When it comes to patriotism, no questions are usually asked. I know an institution which violates every law has installed a huge flag on its campus. It is not for no reason that Samuel Johnson said that patriotism is the last refuge of the scoundrel.
Why is there so much hype for the 75th Independence Day? How is it different from the 74th Independence Day? There are at least 65 countries beginning with Afghanistan and ending with the United Arab Emirates which have Independence Days. Even the USA has one. Most of them gained Independence from Britain and other colonial powers.
Have any American ever complained about the British control of the US? Nearer home, has any Sri Lankan ever complained about what happened in the past. Does any Arab ruler say that but for colonial control of his nation, it would have achieved greater heights.
They are all bothered about the future, how to equip themselves to meet the challenges of the 21st century. They do not have time like Sashi Tharoor has to depend on British documents to lambast the British and win Sahitya Akademi awards.
China was scared of the Mongols. That is why they built the great wall of China, the only object on earth that is visible from the moon. Do the Chinese writers expend their energy on ferreting out details of how much the nation suffered at the hands of Genghis Khan and his successors?
The Japanese were the worst victims of the Second World War. They are the only ones to suffer a nuclear attack. Do they blame the Americans for dropping the bombs on Hiroshima and Nagasaki when they were on the verge of surrender?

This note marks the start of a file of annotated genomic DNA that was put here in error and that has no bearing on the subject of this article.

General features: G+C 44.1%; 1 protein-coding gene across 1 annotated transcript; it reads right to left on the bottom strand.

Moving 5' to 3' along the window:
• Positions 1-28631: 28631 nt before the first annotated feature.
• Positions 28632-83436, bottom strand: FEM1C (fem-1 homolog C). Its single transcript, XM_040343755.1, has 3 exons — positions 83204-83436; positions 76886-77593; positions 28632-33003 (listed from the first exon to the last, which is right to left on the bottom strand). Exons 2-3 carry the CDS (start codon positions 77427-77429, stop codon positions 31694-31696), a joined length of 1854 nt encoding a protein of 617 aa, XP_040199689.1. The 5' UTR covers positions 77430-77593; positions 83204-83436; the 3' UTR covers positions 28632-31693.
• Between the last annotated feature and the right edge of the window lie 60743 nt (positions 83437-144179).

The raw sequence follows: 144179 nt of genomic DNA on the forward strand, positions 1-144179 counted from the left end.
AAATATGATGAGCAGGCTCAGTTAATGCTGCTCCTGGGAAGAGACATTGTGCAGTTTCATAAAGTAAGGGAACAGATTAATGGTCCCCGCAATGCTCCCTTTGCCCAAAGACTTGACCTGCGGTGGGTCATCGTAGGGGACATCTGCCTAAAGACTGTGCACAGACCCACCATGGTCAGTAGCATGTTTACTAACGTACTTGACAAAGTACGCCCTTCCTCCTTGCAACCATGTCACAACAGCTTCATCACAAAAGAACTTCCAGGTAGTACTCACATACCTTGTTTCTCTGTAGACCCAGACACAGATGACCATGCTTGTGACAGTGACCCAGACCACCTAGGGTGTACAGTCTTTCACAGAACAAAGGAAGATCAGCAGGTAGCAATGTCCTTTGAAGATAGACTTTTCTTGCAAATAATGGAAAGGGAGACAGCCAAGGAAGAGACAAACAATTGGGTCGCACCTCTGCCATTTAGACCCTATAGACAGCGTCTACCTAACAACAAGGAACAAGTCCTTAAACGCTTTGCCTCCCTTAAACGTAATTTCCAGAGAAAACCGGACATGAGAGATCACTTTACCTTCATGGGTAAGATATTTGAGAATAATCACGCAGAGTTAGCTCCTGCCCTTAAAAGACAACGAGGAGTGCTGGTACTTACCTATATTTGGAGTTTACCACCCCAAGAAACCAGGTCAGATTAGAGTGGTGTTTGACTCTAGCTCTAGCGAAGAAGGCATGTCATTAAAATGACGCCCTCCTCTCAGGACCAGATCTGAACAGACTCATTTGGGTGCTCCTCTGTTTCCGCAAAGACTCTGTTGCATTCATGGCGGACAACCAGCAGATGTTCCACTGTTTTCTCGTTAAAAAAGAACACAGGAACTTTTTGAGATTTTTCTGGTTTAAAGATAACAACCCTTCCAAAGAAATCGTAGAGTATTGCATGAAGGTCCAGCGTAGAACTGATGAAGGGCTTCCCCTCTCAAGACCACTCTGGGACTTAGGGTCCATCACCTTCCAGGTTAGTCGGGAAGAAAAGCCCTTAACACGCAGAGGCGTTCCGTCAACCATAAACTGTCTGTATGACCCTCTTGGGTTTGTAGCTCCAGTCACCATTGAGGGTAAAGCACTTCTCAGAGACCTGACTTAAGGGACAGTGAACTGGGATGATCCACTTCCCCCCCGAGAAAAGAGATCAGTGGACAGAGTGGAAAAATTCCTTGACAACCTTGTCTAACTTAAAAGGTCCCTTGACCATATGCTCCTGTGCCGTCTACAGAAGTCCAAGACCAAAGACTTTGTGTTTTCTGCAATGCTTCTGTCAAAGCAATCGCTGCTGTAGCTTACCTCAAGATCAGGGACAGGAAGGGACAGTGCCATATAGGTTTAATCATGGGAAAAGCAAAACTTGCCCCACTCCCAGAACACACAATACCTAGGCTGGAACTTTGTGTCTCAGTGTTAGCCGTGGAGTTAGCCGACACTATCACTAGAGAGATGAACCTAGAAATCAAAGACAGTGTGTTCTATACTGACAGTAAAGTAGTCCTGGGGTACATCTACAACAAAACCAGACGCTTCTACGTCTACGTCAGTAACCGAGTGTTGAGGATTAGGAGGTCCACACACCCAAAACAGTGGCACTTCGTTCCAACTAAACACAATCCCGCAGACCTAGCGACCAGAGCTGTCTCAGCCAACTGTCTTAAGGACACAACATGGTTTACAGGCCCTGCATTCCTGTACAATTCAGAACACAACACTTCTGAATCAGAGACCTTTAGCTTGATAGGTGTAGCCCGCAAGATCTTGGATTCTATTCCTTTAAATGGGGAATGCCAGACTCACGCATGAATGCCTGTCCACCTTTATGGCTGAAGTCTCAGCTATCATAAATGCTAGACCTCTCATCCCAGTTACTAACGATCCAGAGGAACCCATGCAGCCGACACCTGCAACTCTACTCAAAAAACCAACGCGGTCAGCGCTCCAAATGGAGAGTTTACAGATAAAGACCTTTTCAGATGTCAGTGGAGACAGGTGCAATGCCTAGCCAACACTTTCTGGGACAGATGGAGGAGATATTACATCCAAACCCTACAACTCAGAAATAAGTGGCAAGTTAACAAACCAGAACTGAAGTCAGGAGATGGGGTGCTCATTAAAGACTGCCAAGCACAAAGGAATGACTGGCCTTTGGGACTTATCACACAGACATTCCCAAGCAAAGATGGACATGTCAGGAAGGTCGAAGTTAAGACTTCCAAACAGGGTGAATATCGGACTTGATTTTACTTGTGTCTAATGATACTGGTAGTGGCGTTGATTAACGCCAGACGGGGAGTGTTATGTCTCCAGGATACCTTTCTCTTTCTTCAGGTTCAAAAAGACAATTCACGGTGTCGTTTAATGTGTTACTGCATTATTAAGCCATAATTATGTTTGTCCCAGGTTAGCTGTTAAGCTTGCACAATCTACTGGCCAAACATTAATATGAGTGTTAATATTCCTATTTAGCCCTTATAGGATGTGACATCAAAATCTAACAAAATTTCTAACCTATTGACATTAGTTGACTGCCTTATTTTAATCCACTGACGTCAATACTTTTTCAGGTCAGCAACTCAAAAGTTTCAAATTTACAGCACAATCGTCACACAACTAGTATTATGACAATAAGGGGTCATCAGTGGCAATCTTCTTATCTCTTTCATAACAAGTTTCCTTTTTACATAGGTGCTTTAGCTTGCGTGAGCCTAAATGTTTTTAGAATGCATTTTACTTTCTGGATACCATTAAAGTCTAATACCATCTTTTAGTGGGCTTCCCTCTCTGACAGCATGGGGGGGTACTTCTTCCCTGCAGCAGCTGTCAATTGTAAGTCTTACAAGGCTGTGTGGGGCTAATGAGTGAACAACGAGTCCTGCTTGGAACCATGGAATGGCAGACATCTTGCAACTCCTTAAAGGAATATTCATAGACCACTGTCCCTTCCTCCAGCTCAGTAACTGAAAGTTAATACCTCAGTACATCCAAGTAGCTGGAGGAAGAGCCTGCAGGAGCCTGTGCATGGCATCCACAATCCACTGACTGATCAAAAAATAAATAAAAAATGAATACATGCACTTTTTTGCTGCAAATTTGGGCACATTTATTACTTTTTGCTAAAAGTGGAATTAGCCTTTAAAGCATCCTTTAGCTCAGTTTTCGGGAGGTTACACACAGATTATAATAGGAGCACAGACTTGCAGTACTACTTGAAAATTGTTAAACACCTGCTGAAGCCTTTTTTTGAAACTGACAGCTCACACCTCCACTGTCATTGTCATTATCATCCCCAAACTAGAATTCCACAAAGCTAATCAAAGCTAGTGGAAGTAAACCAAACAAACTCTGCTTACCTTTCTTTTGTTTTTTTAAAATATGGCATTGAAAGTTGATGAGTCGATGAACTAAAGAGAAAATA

The Japanese know that they were equally to blame for the War as the Germans were. They took the defeat in their stride and moved ahead in life. In no time, it became the world’s second largest economy, now replaced by China. Their television channels and film studios do not make videos extolling the past.
What is the situation in India? I find little known characters defeating the British in film after film. If India had so many warriors and so many chieftains, how could the British, with not more than a lakh of Britishers at any point in India, control Greater India, including Pakistan and Bangladesh?
We hype the freedom struggle also. It was not because of any freedom struggle that many countries could get freedom from the British. A situation had arisen when Britain could no longer control so many countries. Thanks to the setting up of the universities in 1857, India had a large number of educated men and women who could do the job of nation-building. The rise of the middle class went against the British.
Incidentally, the Congress was not prepared for the departure of the British in August 1947. It would have liked them to continue for a little more time.